To visit the author’s website go to:

Sarah Beth Durst – Author

To buy the book visit:

vessel – Book

The Captain’s Log – the girl with the ghost eyes (M.H. Boroson)

yin

Ahoy there mateys!

the girl with the ghost eyes (M.H. Boroson)

Another port plundered and what a lovely one this is.  This author’s debut novel is a historical fiction fantasy set in Chinatown of San Francisco in 1898.  It is expertly written, in my opinion, and full of surprises – including the ending.  I also thought the writing was rather lyrical.  This novel definitely kept me engaged.  It deals with elements of Daoism, kung fu, monsters, magic, love, and Chinese folklore.

The story concerns a young girl named Li-lin who can see the spirits due to her “yin eyes.”  Her whole journey is filled with grief, learning, and pure spunk.  Watching her grow as a character and face the consequences for her actions is wonderful and, at times, sad.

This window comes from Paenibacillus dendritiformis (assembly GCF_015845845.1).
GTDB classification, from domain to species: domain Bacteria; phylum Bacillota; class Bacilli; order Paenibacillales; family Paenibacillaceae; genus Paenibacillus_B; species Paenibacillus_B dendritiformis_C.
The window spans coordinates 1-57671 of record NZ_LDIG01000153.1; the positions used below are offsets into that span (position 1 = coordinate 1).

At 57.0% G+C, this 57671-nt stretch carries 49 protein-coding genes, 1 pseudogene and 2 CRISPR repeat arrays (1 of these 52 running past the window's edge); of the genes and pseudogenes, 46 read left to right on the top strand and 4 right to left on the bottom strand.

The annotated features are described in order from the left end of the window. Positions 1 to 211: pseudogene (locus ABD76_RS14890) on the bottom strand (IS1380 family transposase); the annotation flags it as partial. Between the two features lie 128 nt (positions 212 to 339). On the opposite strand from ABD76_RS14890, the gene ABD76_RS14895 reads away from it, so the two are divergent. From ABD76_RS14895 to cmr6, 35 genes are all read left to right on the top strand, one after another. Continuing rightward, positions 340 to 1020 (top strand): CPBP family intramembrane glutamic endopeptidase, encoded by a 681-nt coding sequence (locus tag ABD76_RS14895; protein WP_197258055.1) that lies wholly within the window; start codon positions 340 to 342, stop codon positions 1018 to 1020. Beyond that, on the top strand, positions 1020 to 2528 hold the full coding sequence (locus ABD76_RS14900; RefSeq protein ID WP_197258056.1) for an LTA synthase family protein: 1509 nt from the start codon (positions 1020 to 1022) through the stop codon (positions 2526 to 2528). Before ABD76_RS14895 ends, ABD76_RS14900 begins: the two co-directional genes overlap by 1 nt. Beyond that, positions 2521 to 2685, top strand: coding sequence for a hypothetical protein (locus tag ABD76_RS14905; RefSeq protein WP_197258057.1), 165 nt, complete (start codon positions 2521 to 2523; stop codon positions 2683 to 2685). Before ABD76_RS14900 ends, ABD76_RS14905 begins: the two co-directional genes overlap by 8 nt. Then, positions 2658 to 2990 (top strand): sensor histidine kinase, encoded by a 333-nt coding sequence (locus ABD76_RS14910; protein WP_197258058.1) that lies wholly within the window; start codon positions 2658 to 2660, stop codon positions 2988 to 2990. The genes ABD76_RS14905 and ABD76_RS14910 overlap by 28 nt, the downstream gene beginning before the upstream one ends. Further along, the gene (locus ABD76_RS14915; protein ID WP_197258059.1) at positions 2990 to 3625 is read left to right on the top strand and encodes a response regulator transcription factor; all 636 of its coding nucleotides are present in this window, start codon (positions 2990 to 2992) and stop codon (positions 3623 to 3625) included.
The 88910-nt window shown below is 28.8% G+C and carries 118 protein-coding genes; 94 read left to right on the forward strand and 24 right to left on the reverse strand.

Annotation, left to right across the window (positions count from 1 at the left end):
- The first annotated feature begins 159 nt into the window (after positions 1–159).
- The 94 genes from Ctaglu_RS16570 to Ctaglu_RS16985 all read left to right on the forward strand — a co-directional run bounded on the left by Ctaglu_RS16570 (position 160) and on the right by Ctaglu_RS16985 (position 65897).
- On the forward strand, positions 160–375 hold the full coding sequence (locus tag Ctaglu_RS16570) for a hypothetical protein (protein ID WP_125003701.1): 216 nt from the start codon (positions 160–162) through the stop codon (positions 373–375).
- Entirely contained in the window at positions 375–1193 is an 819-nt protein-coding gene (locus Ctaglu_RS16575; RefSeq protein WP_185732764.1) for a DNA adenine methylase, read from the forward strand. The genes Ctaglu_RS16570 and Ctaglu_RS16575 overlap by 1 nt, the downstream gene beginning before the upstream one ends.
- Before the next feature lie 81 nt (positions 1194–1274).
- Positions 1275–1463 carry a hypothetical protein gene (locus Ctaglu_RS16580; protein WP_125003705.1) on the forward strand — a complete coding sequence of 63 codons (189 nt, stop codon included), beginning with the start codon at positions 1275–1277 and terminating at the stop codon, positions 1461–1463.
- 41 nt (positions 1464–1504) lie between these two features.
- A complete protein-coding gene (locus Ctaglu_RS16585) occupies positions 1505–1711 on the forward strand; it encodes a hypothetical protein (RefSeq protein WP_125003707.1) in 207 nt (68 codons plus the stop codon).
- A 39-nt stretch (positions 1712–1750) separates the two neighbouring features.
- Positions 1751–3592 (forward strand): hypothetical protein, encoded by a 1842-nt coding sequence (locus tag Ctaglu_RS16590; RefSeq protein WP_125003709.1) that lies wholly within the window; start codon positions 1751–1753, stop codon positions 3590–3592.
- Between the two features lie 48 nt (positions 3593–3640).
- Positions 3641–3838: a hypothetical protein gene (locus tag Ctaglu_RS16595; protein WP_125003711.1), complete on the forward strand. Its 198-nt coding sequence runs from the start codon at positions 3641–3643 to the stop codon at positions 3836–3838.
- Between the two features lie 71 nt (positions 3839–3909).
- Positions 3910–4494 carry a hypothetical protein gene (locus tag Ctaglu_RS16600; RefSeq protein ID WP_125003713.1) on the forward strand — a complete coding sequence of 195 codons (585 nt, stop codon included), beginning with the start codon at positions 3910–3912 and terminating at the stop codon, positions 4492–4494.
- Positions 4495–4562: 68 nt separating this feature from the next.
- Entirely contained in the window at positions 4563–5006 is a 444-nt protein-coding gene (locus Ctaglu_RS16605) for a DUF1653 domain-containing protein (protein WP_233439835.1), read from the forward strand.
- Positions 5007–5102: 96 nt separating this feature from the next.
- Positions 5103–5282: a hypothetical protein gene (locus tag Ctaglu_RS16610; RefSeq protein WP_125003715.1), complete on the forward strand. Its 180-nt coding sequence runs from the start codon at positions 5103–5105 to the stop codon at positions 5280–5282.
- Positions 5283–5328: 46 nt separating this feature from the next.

Besides the main character, my other favorite character was Mr. Yanqiu who has to be read about to be believed.  In fact a lot of the descriptions of the “spirit world” are quite something.

I won’t spoil the plot of the novel but I hope a lot more people read it.  And the author hints there might be a sequel coming . . .

Amazon has this to say about the novel:

It’s the end of the nineteenth century in San Francisco’s Chinatown, and ghost hunters from the Maoshan traditions of Daoism keep malevolent spiritual forces at bay. Li-lin, the daughter of a renowned Daoshi exorcist, is a young widow burdened with yin eyes–the unique ability to see the spirit world. Her spiritual visions and the death of her husband bring shame to Li-lin and her father — and shame is not something this immigrant family can afford.